Steamboat Springs Try to imagine, if you can, more than 100 howling ski bums lined up across the top of Heavenly Daze.
They're preparing for a mad free-for-all downhill race in which no one wins, but someone definitely loses. Incredibly, the Steamboat professional ski patrol is overseeing the preparations.
Stretch your imagination a little further and conjure up the laughable prospect of the city of Steamboat Springs lending one of its backhoes to a wild scheme to wind up the ski season.
The event includes an amateur freestyle aerial contest involving fearless skiers launching from a snow ramp and landing in a muddy pond dug just for the occasion, right in front of Howelsen Hill Lodge.
Does all of this sound preposterous? Try out this next fantasy.
Fast forward the calendar to July 12, and drive down to Bucci Ponds on the Yampa River.
A throng of half-dressed people is dragging homemade water craft down to the river to launch an armada that makes the busiest tubing day of the late 1990s look like a floating Tupperware party. Leading the fleet is a giant Nile River barge commanded by none other than Cleopatra dressed in leopard skins and a golden wig.
All of these things really happened back in Steamboat's wild and woolly days of the 1970s. You gentle readers seemed to dig last week's nostalgia trip enough that I thought I might dredge up some more memories. This week we'll take a thoughtful look at some of Steamboat's crazy local festivals the kind we don't seem to have enough of any longer.
Let's begin with the Ballhooter Classic, which took place every St. Patrick's Day, long before there was ever a "Chute Bump-off."
The pre-race festivities always began with a few green beers, and at the appointed hour, every man and woman who felt courageous enough loaded the old Stagecoach Gondola and headed for the top of Thunderhead.
Ski Patrolman were waiting on Heavenly Daze, where they acted as official starters of the race, and used a nylon rope to hold the throng back at the starting line.
The goal of the Ballhooter was not to win the race, but to avoid being the last skier to reach the deck of the Afterglo Pub.
He who finished last would be required to chug a large pewter chalice filled with noxious green punch.
Given this game plan, the strategy of reason was to ski fast, but under control and to avoid collisions (of which there were many).
My Ballhooter experiences were nothing less than thrilling. If you want to know more, you can ask a certain longtime local who used to be known for skiing with a purple silk bandana on his head.
Now, on to the Spring Splash. Some of the details of this insane freestyle event have escaped me, but there are three things I know for certain.
Make that four.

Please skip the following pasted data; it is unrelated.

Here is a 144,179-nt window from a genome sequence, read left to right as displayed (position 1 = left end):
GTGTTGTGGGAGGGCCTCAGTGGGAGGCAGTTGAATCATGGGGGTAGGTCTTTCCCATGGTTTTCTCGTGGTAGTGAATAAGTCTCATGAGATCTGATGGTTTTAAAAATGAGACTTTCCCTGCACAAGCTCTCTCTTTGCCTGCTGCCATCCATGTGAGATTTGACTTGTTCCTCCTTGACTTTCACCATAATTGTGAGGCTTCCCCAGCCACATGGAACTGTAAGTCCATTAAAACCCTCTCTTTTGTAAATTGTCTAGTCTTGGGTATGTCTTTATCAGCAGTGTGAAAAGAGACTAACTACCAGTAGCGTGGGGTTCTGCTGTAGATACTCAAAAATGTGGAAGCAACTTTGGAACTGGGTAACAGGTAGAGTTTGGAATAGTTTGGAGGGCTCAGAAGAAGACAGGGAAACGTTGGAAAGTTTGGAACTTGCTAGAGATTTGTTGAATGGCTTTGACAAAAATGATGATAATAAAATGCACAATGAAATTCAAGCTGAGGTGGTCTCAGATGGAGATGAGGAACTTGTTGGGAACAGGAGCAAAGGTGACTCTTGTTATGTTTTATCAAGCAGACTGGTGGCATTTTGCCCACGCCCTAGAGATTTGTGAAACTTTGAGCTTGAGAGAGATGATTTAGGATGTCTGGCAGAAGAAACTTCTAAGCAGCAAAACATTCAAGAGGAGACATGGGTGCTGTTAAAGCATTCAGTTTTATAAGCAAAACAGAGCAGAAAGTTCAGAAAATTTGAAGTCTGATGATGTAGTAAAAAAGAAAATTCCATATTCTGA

It did take place on city property and the ski aerialists did land in a hole filled with frigid muddy water.
I did not take part.
And a lad named Billy Ward first thrilled, then chilled the crowd with a monstrous leap into local lore.
Ward was not a freestyle competitor in the traditional sense of the word.
But he had bigger courage glands than most people.
Bad Billy launched off the snow ramp and soared high above the pit, adopting an awkward frog-legged posture in mid-air.
There were unsubstantiated reports that Denver radar at the old Stapleton International Airport picked him up on the screen.
When Bad Billy came back to earth, it was not pretty.
He had out jumped the water landing and landed terra firma with a sickening smack on the wet mud of the opposite bank.
The crowd hushed at the sight of Billy's twisted body embedded in the frozen goo.
Surely he was finished, or worse.
But the next thing anyone knew, he was up on his feet and asking, with a muddy smile, if he was the winner.
Yeah Billy, you won.
Finally, there was the Tugboat River Race, which was never really scheduled, but always took place the first weekend after July 4 that the river was deemed safe.
The Tugboat River Race, like the Ballhooter, wasn't so much a race as it was a happening. It was the kind of happening that once seemed to define the town and the free-spirited fun hogs who inhabited it.
The River Race was a wonderful event while it lasted, and it benefited a local nonprofit. But it just got too big and too wild for its own good.
Everyone realized it didn't show the proper respect for the river and it was called off.
We never lost anyone, but that's an amazement in itself.
What can you say about the good old days before anyone had any real awareness of liability insurance, except that those were the good old days?
Here's to the good old days.
Tom Ross is a longtime Steamboat resident. His column is published every Monday in Steamboat Today.